Qualifying members of the public have no choice over whether to participate in juror duty, and this frequently means being exposed to upsetting and unpleasant forensic evidence, and information and imagery about death, violence, and complex scientific techniques. However, exposure to indirect trauma through jury duty has the potential to cause intrusive thoughts about the case, behavioural and emotional changes, and hyperarousal that can persist for years (Barak & Szor, 2000). Robertson et al. (2009) found evidence of both short-term and long-term trauma responses as a direct result of jury service. This is clearly illustrated by a juror in the high-profile trial of murdered child Logan Mwangi; 'I felt as though my normal life was completely hijacked… This completely took over my life... [I was] completely traumatised' (Bryan, 2022).

The lack of investment into supporting jurors with their complex emotional and psychological post-trial responses is a huge failure in the system. As Hanvey (2022) states 'When the only tools available to the court for aftercare of the deeply affected or traumatized juror are suggestions to phone the Samaritans, or ask a busy GP for a referral for scarce counselling, does this really balance the criminal justice requirement that if called, you must attend?'. We argue that four things need to change to provide a better experience and aftercare:

  1. Arming jurors before the trial starts with tips and techniques for engaging with difficult case material (such as mindfulness and breathing techniques).
  2. Utilise modes of evidence presentation that are the least trauma-inducing.
  3. Mental health specialists available in courts for jurors to turn to within the trial and for post-trial debriefing.
  4. The instigation of a formal system of wellbeing support that is specialised, readily accessible, confidential, and available for as long as individual jurors require.

Not only would care for juror wellbeing benefit individuals engaging in jury duty, the culpable control model suggests that emotive and traumatic case material may actually lead to a higher frequency of guilty verdicts, damaging the fair and accurate administration of justice (Bright & Goodman-Delahunty, 2006).

How commonplace is juror trauma?

Lonergan et al's. (2016) systematic review showed that up to 50 per cent of jurors experience symptoms of trauma, with the highest levels associated with cases involving homicide, gruesome evidence, or child victims. Past experience of trauma and being female may also enhance susceptibility to trial-induced trauma. There were a wide range of negative long term behavioural, emotional, and physiological outcomes, including depression, intrusive memories and flashbacks, sleep disturbances, feelings of detachment and numbness, avoidance and fearfulness, increased tension and anxiety, and hypervigilance and physiological arousal.

What do you hope people will take away from your talk?

An appreciation for the hard work of jurors! I think many of us take for granted that jurors will be there to deliberate cases and ensure justice is served. However, we rarely stop to think about the impact of jury duty on individual jurors beyond the disruption that jury duty can have to work, study and family whilst the case is ongoing. I hope listeners to our talk will leave with a new respect and appreciation for jurors and the vital role that they play in our criminal justice system. And I hope people will feel more comfortable about the future prospect of jury duty. Even just a few people feeling prepared and equipped for the stresses of jury duty would be a definite positive outcome for our talk.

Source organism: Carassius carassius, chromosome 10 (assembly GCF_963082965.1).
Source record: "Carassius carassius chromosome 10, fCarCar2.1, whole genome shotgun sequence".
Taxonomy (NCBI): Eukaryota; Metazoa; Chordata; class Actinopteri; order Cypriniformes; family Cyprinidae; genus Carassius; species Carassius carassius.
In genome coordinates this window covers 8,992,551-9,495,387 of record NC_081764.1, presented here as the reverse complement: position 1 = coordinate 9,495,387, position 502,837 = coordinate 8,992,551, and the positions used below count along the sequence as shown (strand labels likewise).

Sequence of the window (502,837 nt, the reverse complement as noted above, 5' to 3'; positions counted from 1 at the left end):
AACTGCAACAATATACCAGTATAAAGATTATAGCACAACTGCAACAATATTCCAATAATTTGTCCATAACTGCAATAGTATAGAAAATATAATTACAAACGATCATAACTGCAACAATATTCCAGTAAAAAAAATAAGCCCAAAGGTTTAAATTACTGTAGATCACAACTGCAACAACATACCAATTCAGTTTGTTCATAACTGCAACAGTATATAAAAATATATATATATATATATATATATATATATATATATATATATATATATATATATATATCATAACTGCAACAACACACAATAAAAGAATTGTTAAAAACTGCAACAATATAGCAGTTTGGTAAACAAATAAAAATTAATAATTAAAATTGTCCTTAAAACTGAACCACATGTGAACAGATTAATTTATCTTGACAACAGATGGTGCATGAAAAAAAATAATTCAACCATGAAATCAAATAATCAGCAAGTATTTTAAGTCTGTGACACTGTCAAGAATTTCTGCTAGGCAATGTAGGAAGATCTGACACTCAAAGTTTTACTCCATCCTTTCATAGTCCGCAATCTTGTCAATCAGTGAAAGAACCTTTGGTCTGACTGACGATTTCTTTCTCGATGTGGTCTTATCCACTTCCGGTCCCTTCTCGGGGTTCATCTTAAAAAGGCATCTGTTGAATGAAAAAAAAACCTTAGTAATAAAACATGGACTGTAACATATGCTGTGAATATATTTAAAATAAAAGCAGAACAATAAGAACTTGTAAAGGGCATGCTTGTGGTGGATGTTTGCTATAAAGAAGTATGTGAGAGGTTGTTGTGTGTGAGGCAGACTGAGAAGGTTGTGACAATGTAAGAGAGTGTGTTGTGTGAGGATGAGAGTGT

There may also be listeners in our audience that have experienced trauma and upset from past jury duty. The lack of formalised psychological support may send the message that most jurors don't feel upset and that they are alone in their trauma. It would be amazing if by hearing our talk, some of these individuals felt validated and were encouraged to access to appropriate support to address their trauma.

Finally, I hope that by hearing our talk, more academics will be encouraged to conduct research into juror wellbeing and the impact of different evidence and case types upon this. Implementing meaningful widespread and long-term psychological support services for jurors is a huge undertaking, both practically and financially, which will only be possible with a large body of evidence convincingly showing the need and benefit of such services.

The research team (funded by the British Academy Small Research Grants Scheme):

  • Dr Hannah Fawcett, Senior Lecturer in Psychology, MMU (Principal Investigator)
  • Dr Maribel Cordero, Reader in Psychology, MMU
  • Dr Maria Livanou, Senior Lecturer in Psychology, MMU
  • Dr Dave Errickson, Lecturer in Archaeology/Anthropology, Cranfield Forensic Institute, Cranfield University
  • Dr Rachael Carew, Assistant Lecturer in Forensic Science, Coventry University


The event is on 3 April, 6:30-8pm, at Rain Bar in Manchester. Register here.


Barak, Y., & Szor, H. (2000). Lifelong posttraumatic stress disorder: evidence from aging Holocaust survivors. Dialogues in clinical neuroscience, 2(1), 57–62. 

Bryan, B. N. (2022, June 30). Logan Mwangi: Juror traumatised by murder trial evidenceBBC News

Blau, S., Phillips, E., O'Donnell, C., & Markowsky, G. (2019). Evaluating the impact of different formats in the presentation of trauma evidence in court: a pilot study. Australian Journal of Forensic Sciences, 51(6), 695-704.

Bright, D. A. & Goodman-Delahunty, J. (2006). Gruesome Evidence and Emotion: Anger, Blame, and Jury Decision-Making. Law and Human Behavior, 30, 183–202. 

Errickson, D., Fawcett, H., Thompson, T. J. U., & Campbell, A. (2020). The Effect of Different Imaging Techniques for the Visualisation of Evidence in Court on Jury Comprehension. International Journal of Legal Medicine. 134, 1451–1455.

Hanvey, S. (2022, July 20). The trials and tribulations of jury service. The Justice Gap.

Haragi, M., Yamaguchi, R., Okuhara, T., & Kiuchi, T. (2020). Questionnaire survey of a mock jury on their impressions of medical-legal illustrations aimed at reducing trauma and PTSD of jurors. Journal of Visual Communication in Medicine, 43:2, 67-75.

Lonergan, M., Leclerc, M-E., Descamps, M., Pigeon, S., & Brunet, A. (2016). Prevalence and severity of trauma- and stressor-related symptoms among jurors: A review. Journal of Criminal Justice, 47, 51–61. 

Robertson, N., Davies, G., & Nettleingham, A. (2009). Vicarious Traumatisation as a Consequence of Jury Service. The Howard Journal (48)1, 1-12.